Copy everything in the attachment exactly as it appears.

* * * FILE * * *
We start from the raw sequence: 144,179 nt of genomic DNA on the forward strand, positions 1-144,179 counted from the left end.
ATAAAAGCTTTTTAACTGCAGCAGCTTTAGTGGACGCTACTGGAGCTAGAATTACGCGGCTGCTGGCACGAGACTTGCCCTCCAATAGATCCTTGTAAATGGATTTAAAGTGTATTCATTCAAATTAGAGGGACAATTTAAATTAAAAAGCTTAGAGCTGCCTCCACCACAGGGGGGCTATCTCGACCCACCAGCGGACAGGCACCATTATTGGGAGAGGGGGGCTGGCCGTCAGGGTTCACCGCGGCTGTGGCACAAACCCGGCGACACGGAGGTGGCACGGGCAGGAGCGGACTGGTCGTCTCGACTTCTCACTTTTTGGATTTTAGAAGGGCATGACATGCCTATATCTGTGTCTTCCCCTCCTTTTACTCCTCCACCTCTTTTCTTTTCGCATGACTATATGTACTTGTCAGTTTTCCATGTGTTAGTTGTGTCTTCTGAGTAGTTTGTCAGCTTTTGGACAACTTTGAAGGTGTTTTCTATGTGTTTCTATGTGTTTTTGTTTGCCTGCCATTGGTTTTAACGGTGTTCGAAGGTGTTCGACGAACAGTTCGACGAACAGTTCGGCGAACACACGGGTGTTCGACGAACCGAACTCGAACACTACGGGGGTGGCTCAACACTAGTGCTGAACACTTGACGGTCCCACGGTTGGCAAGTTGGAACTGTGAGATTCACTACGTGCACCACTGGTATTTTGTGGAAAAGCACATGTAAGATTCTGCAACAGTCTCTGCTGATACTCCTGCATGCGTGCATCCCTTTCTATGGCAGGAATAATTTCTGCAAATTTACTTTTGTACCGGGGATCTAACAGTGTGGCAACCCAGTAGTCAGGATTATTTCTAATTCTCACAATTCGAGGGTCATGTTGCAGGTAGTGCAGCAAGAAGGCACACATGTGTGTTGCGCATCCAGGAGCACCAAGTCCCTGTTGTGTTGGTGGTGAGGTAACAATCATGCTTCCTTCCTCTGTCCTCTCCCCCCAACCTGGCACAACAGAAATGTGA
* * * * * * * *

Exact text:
We start from the raw sequence: 144,179 nt of genomic DNA on the forward strand, positions 1-144,179 counted from the left end.
ATAAAAGCTTTTTAACTGCAGCAGCTTTAGTGGACGCTACTGGAGCTAGAATTACGCGGCTGCTGGCACGAGACTTGCCCTCCAATAGATCCTTGTAAATGGATTTAAAGTGTATTCATTCAAATTAGAGGGACAATTTAAATTAAAAAGCTTAGAGCTGCCTCCACCACAGGGGGGCTATCTCGACCCACCAGCGGACAGGCACCATTATTGGGAGAGGGGGGCTGGCCGTCAGGGTTCACCGCGGCTGTGGCACAAACCCGGCGACACGGAGGTGGCACGGGCAGGAGCGGACTGGTCGTCTCGACTTCTCACTTTTTGGATTTTAGAAGGGCATGACATGCCTATATCTGTGTCTTCCCCTCCTTTTACTCCTCCACCTCTTTTCTTTTCGCATGACTATATGTACTTGTCAGTTTTCCATGTGTTAGTTGTGTCTTCTGAGTAGTTTGTCAGCTTTTGGACAACTTTGAAGGTGTTTTCTATGTGTTTCTATGTGTTTTTGTTTGCCTGCCATTGGTTTTAACGGTGTTCGAAGGTGTTCGACGAACAGTTCGACGAACAGTTCGGCGAACACACGGGTGTTCGACGAACCGAACTCGAACACTACGGGGGTGGCTCAACACTAGTGCTGAACACTTGACGGTCCCACGGTTGGCAAGTTGGAACTGTGAGATTCACTACGTGCACCACTGGTATTTTGTGGAAAAGCACATGTAAGATTCTGCAACAGTCTCTGCTGATACTCCTGCATGCGTGCATCCCTTTCTATGGCAGGAATAATTTCTGCAAATTTACTTTTGTACCGGGGATCTAACAGTGTGGCAACCCAGTAGTCAGGATTATTTCTAATTCTCACAATTCGAGGGTCATGTTGCAGGTAGTGCAGCAAGAAGGCACACATGTGTGTTGCGCATCCAGGAGCACCAAGTCCCTGTTGTGTTGGTGGTGAGGTAACAATCATGCTTCCTTCCTCTGTCCTCTCCCCCCAACCTGGCACAACAGAAATGTGA